Higher interest rates can affect a lessee’s incremental borrowing rate (IBR), which it uses to measure the right-of-use asset and lease liability for a new lease or upon certain modifications. Management should be careful to determine the right IBR (or risk-free rate) for each new or modified lease, and not just assume that the rates used for prior leases still apply. Variable lease payments also affect the measurement of right-of-use assets and liabilities. Variable lease payments that depend on an index or a rate are included in the lease payments and are initially measured using the index or rate at the commencement date.
9. Revenue recognition and loss (onerous) contracts
Some companies that recognize revenue over time measure progress toward satisfying the performance obligation using input methods. Those companies should consider how inflation affects the estimate to complete the performance obligation, which affects the percent complete and therefore, the revenue recognized.
10. Employee benefits
Inflation can affect actuarial assumptions used in measurement of defined benefit plans and other long-term employee benefits. For example, higher interest rates on corporate bonds typically lead to higher discount rates in actuarial valuations, which decreases post-retirement obligations. Assumptions about future salary increases and health care costs also should be reassessed considering inflation. Management also should consider how inflation and rising interest rates affect future funding requirements.
11. Share-based payment
The risk-free rate is one of the inputs to option-pricing models. In times of rising interest rates, management needs to determine the appropriate risk-free rate to use when determining the fair value of an option for measuring share-based payment expense.
12. Taxes and realizability of deferred tax assets
Management must evaluate all available evidence to determine whether to recognize a valuation allowance for deferred tax assets. It can be even more difficult than normal to project future taxable income in times of rapid inflation. As a result, management should carefully evaluate whether to recognize a valuation allowance.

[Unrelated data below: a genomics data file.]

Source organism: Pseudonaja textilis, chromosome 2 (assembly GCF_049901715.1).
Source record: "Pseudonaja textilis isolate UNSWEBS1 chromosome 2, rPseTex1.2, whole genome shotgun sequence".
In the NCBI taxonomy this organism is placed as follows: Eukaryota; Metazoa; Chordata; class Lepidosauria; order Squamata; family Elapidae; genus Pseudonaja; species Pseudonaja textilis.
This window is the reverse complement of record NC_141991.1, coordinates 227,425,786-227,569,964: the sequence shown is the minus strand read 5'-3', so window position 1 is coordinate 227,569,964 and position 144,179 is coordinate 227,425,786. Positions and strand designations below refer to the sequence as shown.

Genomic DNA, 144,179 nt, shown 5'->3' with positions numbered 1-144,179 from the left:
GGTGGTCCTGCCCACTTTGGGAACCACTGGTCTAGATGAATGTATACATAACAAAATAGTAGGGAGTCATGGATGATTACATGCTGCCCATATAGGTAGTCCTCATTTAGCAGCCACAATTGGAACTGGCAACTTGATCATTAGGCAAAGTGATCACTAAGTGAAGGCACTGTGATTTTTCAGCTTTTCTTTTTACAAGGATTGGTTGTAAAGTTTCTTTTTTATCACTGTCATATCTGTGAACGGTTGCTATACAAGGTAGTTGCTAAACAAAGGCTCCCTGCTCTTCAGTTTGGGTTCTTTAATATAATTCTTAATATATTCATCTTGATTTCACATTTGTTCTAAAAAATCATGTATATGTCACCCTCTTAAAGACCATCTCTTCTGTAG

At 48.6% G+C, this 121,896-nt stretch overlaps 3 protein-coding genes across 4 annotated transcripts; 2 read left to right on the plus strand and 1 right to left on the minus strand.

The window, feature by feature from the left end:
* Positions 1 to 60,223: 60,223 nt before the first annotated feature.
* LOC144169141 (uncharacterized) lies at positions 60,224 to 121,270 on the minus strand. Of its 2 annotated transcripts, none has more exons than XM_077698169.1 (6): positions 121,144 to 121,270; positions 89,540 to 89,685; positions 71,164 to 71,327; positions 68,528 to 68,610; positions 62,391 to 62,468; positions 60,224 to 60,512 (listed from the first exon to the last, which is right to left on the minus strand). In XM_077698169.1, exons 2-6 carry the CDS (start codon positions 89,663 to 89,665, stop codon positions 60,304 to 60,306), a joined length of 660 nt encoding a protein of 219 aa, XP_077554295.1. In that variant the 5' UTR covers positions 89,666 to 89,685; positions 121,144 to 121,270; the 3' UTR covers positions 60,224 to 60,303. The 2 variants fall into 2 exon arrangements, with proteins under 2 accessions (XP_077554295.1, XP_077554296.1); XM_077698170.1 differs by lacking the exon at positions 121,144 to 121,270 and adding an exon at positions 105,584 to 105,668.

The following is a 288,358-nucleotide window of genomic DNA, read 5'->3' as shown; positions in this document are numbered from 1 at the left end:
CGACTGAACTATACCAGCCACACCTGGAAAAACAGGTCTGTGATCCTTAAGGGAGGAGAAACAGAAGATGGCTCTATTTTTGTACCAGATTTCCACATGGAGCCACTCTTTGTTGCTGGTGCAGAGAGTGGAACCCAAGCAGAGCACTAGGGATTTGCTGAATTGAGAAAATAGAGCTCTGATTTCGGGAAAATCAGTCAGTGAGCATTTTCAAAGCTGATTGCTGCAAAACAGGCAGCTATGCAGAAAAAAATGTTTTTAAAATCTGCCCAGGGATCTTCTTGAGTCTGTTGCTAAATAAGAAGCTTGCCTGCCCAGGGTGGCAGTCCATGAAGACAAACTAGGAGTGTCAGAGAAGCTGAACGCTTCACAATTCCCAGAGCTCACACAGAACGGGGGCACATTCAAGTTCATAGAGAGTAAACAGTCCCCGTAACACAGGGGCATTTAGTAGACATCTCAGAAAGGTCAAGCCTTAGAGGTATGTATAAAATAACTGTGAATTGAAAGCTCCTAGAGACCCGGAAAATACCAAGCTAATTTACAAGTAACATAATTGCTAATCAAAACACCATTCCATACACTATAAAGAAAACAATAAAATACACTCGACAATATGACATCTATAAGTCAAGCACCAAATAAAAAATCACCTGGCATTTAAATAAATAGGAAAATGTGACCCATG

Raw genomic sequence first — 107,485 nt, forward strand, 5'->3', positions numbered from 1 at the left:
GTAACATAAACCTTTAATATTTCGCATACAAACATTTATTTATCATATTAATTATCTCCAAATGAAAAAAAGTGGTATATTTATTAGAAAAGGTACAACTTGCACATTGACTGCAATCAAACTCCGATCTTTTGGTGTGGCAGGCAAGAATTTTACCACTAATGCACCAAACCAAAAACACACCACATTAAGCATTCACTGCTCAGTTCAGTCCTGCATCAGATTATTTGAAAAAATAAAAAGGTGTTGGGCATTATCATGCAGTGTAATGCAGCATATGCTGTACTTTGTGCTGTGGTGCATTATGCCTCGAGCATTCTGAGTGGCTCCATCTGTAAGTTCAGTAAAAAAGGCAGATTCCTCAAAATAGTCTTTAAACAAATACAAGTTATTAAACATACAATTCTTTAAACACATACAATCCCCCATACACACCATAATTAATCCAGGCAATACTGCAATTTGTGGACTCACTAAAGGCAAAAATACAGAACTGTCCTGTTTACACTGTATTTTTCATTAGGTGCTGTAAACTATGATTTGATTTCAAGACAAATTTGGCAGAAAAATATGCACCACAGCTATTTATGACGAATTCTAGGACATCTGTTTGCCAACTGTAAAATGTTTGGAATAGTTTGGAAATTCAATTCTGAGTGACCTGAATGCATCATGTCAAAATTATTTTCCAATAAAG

13. Government grants and assistance
Companies that receive government grants and assistance need to determine the appropriate accounting and assess whether the disclosure requirements of government assistance apply.
14. Risks and uncertainties
Risks and uncertainties can stem from the nature of a company’s operations, the use of estimates in the preparation of the financial statements, or significant concentrations in a company’s operations. Inflation and rising interest rates affect many company’s operations, though the extent varies. If it becomes known prior to the issuance of the financial statements that it is at least reasonably possible that significant estimates will change in the near future and the change would be material, companies should add disclosure. Companies may have concentrations that present greater risk to the financial condition or results of operations, such as customers, suppliers, geographic locations, and products.
15. Going concern
If a company is particularly hard-hit by inflation with respect to cash flow forecasts, or has floating-rate debt, management may need to consider its assessment of the company’s ability to continue as a going concern.
Inflation and rising interest rates can affect financial reporting in many ways, depending on the company and industry. Management should avoid over-reliance on the past. Rather, these uncertain times call for careful judgments and estimates of future cash flows and other inputs into the financial statements.